Pro-government MPs hit out at UN’s “biased” and “political” calls for religious freedom

MPs of several government-aligned parties have expressed concern over a UN Human Rights Commission (UNHRC) report calling for freedom of religion, sexual orientation and several other commitments in the Maldives, claiming the document is “biased” and “against the will of the people”.

Jumhoree Party (JP) MP Abdulla Jabir told Minivan News today that he had “reservations” about the UN’s conclusions, claiming they appeared to single out former President Maumoon Abdul Gayoom’s government for alleged human rights abuses, while also contravening the constitution and laws of the Maldives.

Progressive Party of Maldives MP Ahmed Mahlouf  also hit out at the report’s conclusions, which he claimed were both “political” and “biased” as a result of the influence of the opposition Maldivian Democratic Party (MDP), according to local media.

UNHRC calls

The UNHRC findings urged Maldivian authorities to guarantee citizens’ right to democracy, permit freedom of religion, reform the Judicial Services Commission (JSC), abolish flogging and the death penalty, and deal with human trafficking, among other recommendations.

A core concern of the committee involved the Maldives’ reservation to Article 18, concerning freedom of religion, the validity of which was questioned by the committee on the basis that it was “not specific, and does not make clear what obligations of human rights compliance the State party has or has not undertaken.”

However, Jabir today contended that the stipulation within the Maldives constitution that the nation was 100 percent Islamic reflected the views of the Maldivian people, with not a single political party in the country having called for religious freedom.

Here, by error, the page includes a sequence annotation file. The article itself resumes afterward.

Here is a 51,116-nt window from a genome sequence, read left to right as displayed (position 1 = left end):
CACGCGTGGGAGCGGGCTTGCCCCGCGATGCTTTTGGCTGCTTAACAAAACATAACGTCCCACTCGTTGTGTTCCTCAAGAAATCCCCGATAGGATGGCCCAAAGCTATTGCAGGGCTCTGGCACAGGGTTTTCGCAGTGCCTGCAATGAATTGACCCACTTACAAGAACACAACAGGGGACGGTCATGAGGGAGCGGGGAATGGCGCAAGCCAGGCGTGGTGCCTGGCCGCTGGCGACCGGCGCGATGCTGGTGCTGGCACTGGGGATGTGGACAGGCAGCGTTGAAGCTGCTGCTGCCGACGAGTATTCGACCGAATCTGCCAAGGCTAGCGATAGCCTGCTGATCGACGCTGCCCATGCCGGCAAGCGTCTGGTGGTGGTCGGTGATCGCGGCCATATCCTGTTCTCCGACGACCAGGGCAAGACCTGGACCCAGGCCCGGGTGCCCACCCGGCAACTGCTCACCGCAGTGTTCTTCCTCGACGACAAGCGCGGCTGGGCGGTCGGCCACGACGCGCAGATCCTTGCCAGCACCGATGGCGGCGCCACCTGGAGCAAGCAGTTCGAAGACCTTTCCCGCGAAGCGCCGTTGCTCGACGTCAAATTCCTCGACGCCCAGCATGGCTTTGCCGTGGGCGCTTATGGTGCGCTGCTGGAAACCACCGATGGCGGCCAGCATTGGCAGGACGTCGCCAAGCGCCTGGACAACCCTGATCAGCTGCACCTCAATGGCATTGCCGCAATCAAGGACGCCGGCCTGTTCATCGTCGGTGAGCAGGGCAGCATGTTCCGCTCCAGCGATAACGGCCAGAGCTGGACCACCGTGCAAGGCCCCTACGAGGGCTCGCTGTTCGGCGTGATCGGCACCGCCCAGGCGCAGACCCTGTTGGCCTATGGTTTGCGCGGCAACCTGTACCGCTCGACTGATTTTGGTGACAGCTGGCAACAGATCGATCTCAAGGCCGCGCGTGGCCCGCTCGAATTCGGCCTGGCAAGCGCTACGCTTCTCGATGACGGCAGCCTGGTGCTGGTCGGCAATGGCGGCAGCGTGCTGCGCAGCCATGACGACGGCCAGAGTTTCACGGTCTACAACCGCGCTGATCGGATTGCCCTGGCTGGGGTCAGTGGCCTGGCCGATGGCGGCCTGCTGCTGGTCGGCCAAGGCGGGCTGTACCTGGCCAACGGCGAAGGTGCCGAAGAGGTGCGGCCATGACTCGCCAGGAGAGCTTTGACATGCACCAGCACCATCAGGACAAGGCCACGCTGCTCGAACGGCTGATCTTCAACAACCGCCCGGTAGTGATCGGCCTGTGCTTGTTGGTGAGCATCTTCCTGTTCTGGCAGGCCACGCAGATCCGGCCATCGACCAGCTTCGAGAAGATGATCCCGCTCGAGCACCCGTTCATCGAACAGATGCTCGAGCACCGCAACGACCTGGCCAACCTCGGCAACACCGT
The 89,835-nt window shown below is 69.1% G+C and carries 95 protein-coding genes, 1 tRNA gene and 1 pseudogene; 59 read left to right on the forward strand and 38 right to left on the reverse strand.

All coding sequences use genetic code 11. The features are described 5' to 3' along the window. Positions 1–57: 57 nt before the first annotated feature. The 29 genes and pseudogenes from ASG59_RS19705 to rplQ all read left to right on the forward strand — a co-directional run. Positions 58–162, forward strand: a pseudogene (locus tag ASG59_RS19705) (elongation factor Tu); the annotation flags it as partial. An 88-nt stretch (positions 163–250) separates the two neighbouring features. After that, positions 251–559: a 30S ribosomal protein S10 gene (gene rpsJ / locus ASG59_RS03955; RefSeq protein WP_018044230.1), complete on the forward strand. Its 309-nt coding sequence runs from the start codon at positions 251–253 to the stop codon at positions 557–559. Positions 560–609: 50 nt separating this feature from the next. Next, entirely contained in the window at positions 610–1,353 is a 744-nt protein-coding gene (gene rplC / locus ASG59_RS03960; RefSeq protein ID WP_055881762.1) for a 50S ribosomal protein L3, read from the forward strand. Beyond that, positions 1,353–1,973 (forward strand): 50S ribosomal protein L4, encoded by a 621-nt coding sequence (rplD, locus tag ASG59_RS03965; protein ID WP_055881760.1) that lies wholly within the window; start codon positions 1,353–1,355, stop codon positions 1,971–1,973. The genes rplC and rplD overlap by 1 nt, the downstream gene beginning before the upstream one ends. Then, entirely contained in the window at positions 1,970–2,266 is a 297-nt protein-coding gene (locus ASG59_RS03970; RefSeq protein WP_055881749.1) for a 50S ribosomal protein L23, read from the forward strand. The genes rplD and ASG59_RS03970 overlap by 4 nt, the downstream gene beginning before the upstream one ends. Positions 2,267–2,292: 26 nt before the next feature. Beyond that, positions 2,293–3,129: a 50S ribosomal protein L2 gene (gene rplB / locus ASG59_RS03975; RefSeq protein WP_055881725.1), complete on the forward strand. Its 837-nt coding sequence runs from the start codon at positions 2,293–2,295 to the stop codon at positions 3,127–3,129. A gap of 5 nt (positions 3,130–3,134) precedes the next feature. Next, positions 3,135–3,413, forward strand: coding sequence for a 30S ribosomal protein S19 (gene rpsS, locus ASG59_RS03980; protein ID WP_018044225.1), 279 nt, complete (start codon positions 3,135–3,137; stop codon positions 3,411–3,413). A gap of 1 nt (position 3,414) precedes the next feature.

“It is the Maldivian people who have decided that if you are not a Muslim, you are not a Maldivian. There is not one party here calling for this to change,” he said. “Maybe this is not what is practiced in many other countries around the world, but it is what he have decided here by law. It is our sovereign right.”

Aside from calls for freedom of religion, Jabir also said he was concerned about the issue of establishing an independent inquiry into “all human rights violations, including torture” that were allegedly conducted prior to the 2008 election.

He claimed this appeared to single out the 30 year autocratic rule of former President Maumoon Abdul Gayoom,  who was voted from office during the 2008 presidential elections.

“We have had other presidents in this country before Mr Gayoom and I do not understand why they are not also being focused on. Why only Gayoom’s time? This shows there is bias in this report,” he said. “Before President Gayoom, we had President [Ibrahim] Nasir. It should look at all abuses from the country’s first president onwards.”

Constitutional matter

Jabir added that he had personally been one of the 12 member body who had drawn up the present constitution, that had in turn been approved by the Maldivian people.  He claimed that despite the UN calling for freedom of religion and sexual orientation – as well as other commitments designed to address concerns about human trafficking and judicial reform – the organisation was unable to overrule the laws and regulations of a sovereign nation.

“When the UN asks for freedom of religion, this is what former President Nasheed has been trying to promote in the country,” he claimed.

Jabir’s concerns about alleged political bias serving to influence the UNHRC’s conclusion were also raised by the PPM, a party formed last year by former President Gayoom.

PPM MP Mahlouf reportedly told the Sun Online news service yesterday that items raised in the UN report seen to contradict Islam would not be implemented in the Maldives.

He claimed that the findings had been influenced by the opposition Maldivian Democratic Party (MDP) and “foreign associates” linked to the party.

“MDP encourages the destruction of our sovereignty and our religious values,” Mahlouf was quoted as telling Sun Online.

Mahlouf reportedly pledged that the PPM would work to stand against allowing any changes relating to the national religion under Maldivian law as a report on how the Maldives will implement the Committee’s recommendations is due to be delivered to the UN during the next twelve months.

Ahmed Thasmeen Ali, leader of the government-aligned Dhivehi Rayythithunge Party (DRP) was not responding to calls today about the report.  Both DRP Deputy Leader Ibrahim Shareef and MP Dr Abdullah Mausoom could also not be reached at the time of press.